In assessing the vitality of the solar energy marketplace, the reporter compared annual rates of growth from one year to the next. The problem with using that particular yardstick is that rates of growth will inevitably level off as the market matures and approaches saturation. Had the New York Times reporter simply compared numbers of systems installed or numbers of megawatts added from one year to the next, he would have arrived at a far truer picture of the situation.
According to reports prepared by GTM Research and Solar Energy Industries Association, 2016 was indeed a record-breaking year for solar energy, in which the capacity added nearly doubled 2015’s results.  And though capacity additions this year will fall short of last year’s totals, it will surpass 2015’s additions by about 75 percent.
Yes, there will be a modest slowdown in 2017 relative to the year before. But in what universe can that trend line be characterized as a “shuddering stop”?
It’s worth noting that the GTM Research expects solar generating capacity to triple in the next five years, a milestone that can be accomplished with only a 25 percent annual growth rate.
In addition to the mishandling of the statistical measures, there are serious flaws with the article’s narrative. One of them is the assumption that the rooftop solar market is just for residences. But that view ignores the increasing popularity of larger solar systems on commercial and institutional rooftops.
Recent installations in Wisconsin, my home state, include a clinic in Onalaska (314 kW), a high school in Minocqua (280 kW), a convent in Fond du Lac (246 kW), a cold storage warehouse in Plymouth (560 kW), and two Target stores in the Madison area (540 kW combined).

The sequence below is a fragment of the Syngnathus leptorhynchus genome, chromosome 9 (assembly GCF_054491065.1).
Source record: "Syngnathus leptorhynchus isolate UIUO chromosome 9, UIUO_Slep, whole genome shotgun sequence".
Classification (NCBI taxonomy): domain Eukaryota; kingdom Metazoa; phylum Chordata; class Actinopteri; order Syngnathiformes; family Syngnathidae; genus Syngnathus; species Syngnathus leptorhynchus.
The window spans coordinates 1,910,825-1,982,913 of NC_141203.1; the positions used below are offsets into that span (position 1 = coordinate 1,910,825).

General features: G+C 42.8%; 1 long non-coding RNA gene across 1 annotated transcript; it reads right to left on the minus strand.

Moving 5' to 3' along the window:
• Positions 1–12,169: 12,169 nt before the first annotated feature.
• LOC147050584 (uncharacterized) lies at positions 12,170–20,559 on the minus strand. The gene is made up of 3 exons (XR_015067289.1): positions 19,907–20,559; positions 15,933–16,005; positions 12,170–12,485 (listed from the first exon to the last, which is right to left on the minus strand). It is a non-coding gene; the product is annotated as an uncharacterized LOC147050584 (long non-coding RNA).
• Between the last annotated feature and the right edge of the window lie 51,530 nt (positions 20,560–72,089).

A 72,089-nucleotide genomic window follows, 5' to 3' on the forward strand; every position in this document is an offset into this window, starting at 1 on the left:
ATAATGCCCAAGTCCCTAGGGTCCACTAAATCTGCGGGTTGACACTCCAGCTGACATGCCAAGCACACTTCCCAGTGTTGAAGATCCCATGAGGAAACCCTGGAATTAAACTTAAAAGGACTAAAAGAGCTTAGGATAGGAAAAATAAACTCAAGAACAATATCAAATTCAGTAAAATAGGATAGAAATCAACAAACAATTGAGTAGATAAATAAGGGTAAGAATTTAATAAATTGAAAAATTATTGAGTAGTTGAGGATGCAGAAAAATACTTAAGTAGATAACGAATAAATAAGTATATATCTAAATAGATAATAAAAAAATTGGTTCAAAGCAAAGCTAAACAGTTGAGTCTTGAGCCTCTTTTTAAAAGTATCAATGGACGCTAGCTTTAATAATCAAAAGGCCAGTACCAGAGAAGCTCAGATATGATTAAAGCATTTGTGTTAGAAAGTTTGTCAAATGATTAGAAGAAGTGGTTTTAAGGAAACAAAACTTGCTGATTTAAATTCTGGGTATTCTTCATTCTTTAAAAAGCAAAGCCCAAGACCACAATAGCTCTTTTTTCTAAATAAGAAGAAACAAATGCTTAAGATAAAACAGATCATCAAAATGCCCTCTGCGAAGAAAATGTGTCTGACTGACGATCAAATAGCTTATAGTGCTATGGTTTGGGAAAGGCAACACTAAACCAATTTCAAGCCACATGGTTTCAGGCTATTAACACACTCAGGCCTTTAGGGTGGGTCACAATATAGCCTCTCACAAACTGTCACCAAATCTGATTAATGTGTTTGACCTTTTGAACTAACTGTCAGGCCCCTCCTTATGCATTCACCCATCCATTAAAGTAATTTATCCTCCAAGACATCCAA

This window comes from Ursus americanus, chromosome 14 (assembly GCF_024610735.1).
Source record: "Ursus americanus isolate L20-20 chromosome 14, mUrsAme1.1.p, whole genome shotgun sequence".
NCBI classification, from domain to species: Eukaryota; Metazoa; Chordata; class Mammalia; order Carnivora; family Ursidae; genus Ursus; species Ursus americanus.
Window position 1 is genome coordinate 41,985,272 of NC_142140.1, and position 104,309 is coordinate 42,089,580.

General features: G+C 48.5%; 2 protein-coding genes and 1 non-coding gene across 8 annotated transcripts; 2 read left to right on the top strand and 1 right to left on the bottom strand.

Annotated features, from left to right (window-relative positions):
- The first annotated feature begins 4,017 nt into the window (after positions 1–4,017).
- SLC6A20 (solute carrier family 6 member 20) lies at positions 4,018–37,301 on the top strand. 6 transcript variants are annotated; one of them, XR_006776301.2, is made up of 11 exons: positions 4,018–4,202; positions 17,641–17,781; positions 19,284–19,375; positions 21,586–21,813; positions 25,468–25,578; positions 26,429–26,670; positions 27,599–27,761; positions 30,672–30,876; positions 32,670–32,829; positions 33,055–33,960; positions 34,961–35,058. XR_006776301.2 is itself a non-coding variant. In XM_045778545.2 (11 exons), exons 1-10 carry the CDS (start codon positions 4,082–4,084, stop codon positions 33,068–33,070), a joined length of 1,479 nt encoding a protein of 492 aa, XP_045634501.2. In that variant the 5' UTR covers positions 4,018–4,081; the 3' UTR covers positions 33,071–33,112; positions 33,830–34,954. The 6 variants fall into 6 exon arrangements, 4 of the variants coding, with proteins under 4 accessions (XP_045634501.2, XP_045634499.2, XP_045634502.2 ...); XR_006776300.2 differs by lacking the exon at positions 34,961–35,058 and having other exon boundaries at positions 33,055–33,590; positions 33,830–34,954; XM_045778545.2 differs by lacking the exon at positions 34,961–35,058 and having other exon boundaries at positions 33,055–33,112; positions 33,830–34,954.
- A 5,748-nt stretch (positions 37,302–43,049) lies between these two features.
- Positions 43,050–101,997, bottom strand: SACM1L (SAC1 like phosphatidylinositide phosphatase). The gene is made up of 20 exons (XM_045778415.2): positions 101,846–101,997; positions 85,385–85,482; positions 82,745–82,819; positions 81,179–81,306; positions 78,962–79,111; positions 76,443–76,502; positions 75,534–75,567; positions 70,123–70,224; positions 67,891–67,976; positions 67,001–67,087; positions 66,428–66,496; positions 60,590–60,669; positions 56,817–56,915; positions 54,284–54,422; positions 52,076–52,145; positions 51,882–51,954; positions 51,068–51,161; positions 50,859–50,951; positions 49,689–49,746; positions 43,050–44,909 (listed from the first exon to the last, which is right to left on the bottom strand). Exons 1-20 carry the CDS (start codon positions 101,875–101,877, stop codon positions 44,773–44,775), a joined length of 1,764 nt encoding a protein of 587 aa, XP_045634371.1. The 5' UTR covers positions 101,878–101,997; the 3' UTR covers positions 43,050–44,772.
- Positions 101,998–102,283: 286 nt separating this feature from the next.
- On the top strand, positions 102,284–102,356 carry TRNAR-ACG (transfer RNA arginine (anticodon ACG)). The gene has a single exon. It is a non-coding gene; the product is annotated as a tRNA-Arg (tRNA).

And what are the factors driving solar energy’s growing with this market segment? Four causes stand out: (1) a sustained decline in the installed cost of solar energy; (2) rapid expansion of financing options and structures; (3) the extension of the investment tax credit for solar energy at 30 percent through 2019; and (4) greater sophistication in sizing PV systems and regulating their output relative to the customer’s load.
The articles also convey the implication that utilities are prevailing in their war against rooftop solar. While they have won a few battles here and there, including Indiana, they have lost in most other jurisdictions, and, in some cases, badly.
Nowhere has this war been waged with greater intensity than in Nevada. After state regulators issued an order in 2015 that devalued customer solar generation and sent the solar industry there fleeing to other states, state lawmakers sought to correct this injustice. This June, the legislature passed and the governor signed a law that restores fair credit to solar-generated electricity exported to the grid.
Indeed, if there is one state where the “reversal of fortune” meme is particularly apt, it is Nevada, though history will affirm that it was the antisolar camp that suffered this fate, not the solar industry.
Shifting eastward, a bid by New Hampshire utilities to have net metering scuttled boomeranged into a net loss for them. While Granite State regulators did approve temporary rates that will reduce incrementally the export value of solar-generated electricity, they also lifted the cap on net metering that would have otherwise triggered a slowdown in the marketplace. In the short run at least, this compromise will create stable market conditions and lead to an acceleration of solar installation activity there.

As noted in a recent guest column in Utility Dive, in states like Nevada and New Hampshire, the truth did finally catch up to the false narrative spun by utility lobbyists and their enablers. The result will be an expansion, not a contraction, of on-site solar generation, driven by fair pricing and customer demand. These outcomes can happen in other states as well, including my own, but it would certainly help if reporters would recognize and incorporate these important policy victories when they chronicle the trials and tribulations of the solar energy marketplace.
Michael Vickerman is program and policy director of RENEW Wisconsin, a renewable energy advocacy organization.